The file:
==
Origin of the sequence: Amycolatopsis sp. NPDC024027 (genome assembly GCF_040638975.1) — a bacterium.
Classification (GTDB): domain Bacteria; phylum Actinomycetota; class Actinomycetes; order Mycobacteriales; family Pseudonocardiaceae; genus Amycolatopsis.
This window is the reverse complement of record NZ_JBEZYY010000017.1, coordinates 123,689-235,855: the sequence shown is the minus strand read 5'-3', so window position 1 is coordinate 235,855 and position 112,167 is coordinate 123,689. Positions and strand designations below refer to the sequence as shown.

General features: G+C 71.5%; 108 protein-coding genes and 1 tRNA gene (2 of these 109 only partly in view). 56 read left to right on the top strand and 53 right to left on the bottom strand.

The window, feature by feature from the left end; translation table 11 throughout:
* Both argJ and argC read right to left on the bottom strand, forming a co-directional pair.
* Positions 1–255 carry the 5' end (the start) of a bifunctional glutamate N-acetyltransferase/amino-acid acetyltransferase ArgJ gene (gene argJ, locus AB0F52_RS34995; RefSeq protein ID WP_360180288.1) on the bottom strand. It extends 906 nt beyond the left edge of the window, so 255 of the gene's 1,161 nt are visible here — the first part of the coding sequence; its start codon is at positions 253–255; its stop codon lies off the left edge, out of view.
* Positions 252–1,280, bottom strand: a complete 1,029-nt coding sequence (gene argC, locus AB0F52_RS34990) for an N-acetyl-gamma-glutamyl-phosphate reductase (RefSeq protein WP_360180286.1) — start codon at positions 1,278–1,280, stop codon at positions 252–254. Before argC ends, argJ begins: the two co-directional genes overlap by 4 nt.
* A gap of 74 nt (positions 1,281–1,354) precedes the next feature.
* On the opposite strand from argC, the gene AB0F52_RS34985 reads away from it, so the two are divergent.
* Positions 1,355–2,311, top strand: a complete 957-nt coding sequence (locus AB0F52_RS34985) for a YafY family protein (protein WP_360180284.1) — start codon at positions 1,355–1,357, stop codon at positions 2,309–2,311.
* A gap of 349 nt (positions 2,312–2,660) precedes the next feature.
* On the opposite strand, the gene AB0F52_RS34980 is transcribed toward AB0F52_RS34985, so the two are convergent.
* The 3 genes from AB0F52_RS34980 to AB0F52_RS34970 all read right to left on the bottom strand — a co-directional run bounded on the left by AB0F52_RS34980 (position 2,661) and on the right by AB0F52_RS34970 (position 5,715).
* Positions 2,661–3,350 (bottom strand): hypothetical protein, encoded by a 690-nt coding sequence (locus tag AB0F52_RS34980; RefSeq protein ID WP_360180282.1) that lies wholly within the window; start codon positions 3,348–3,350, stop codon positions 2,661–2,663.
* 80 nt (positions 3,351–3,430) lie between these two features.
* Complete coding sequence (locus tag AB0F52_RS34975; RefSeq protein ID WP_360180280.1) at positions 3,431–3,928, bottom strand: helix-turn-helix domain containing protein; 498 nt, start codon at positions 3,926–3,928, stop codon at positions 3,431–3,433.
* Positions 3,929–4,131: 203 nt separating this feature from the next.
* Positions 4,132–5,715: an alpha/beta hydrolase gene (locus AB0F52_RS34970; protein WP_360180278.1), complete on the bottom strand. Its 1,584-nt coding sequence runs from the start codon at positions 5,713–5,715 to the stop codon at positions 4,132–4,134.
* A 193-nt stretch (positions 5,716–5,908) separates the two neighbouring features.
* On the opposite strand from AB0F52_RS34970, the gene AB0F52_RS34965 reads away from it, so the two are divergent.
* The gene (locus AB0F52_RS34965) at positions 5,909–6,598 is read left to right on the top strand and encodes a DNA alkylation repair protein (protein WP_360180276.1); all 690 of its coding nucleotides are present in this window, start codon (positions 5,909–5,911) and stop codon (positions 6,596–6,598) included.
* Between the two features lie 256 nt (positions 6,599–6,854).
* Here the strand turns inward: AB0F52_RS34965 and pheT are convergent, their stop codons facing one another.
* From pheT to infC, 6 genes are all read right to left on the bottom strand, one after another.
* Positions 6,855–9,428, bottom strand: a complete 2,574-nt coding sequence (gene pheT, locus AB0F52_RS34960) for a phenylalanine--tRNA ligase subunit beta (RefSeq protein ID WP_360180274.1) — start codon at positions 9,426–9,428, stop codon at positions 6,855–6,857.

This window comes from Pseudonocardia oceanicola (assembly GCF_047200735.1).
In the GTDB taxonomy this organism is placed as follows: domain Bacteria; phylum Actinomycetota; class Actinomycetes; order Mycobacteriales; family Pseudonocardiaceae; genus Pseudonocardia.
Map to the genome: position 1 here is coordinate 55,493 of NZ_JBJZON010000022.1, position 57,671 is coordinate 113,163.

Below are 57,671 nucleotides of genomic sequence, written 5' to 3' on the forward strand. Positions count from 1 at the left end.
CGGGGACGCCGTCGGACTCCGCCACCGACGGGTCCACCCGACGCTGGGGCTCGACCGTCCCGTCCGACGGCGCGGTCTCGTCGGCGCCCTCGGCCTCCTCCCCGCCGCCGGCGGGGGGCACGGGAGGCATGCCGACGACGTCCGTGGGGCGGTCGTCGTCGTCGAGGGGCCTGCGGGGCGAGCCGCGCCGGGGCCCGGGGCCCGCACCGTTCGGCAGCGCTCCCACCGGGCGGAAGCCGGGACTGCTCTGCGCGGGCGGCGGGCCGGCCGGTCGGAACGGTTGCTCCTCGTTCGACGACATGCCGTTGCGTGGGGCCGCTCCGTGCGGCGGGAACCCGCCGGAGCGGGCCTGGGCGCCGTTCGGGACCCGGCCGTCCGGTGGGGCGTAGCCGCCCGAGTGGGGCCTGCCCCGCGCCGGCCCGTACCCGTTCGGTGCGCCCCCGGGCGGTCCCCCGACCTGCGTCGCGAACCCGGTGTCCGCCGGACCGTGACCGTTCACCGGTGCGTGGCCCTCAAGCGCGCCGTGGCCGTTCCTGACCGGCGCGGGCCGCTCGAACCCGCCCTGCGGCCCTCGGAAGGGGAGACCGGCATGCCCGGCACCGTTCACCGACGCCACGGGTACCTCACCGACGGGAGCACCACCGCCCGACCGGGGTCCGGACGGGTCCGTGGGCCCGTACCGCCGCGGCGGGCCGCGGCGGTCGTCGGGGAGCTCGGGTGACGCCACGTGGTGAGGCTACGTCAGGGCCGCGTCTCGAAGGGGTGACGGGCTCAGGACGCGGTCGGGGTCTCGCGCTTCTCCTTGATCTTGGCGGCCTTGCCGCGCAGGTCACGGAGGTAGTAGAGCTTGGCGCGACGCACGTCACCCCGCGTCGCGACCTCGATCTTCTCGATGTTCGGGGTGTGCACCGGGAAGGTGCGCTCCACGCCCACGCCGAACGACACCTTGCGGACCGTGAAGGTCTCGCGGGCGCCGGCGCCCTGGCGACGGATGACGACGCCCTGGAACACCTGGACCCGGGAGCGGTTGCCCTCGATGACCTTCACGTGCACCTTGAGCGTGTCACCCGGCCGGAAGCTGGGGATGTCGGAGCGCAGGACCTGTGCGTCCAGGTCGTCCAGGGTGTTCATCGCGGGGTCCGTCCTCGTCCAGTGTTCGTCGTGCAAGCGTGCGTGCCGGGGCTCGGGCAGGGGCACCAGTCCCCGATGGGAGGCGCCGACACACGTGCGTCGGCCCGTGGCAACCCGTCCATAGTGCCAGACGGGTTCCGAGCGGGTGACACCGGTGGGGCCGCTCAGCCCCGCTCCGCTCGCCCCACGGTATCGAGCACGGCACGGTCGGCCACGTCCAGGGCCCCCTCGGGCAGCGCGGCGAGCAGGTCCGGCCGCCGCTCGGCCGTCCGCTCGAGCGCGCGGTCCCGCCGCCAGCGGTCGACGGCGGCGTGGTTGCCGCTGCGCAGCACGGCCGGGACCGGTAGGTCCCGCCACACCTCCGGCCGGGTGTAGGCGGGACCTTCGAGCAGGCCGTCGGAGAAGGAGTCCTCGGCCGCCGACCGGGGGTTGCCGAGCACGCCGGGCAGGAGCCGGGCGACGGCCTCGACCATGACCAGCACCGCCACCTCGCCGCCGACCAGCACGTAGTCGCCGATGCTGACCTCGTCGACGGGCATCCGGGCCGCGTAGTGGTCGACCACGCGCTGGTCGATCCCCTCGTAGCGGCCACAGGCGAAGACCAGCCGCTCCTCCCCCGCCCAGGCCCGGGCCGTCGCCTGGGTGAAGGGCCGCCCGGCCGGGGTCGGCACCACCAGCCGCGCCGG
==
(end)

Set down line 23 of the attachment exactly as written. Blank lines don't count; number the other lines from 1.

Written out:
* Between the two features lie 256 nt (positions 6,599–6,854).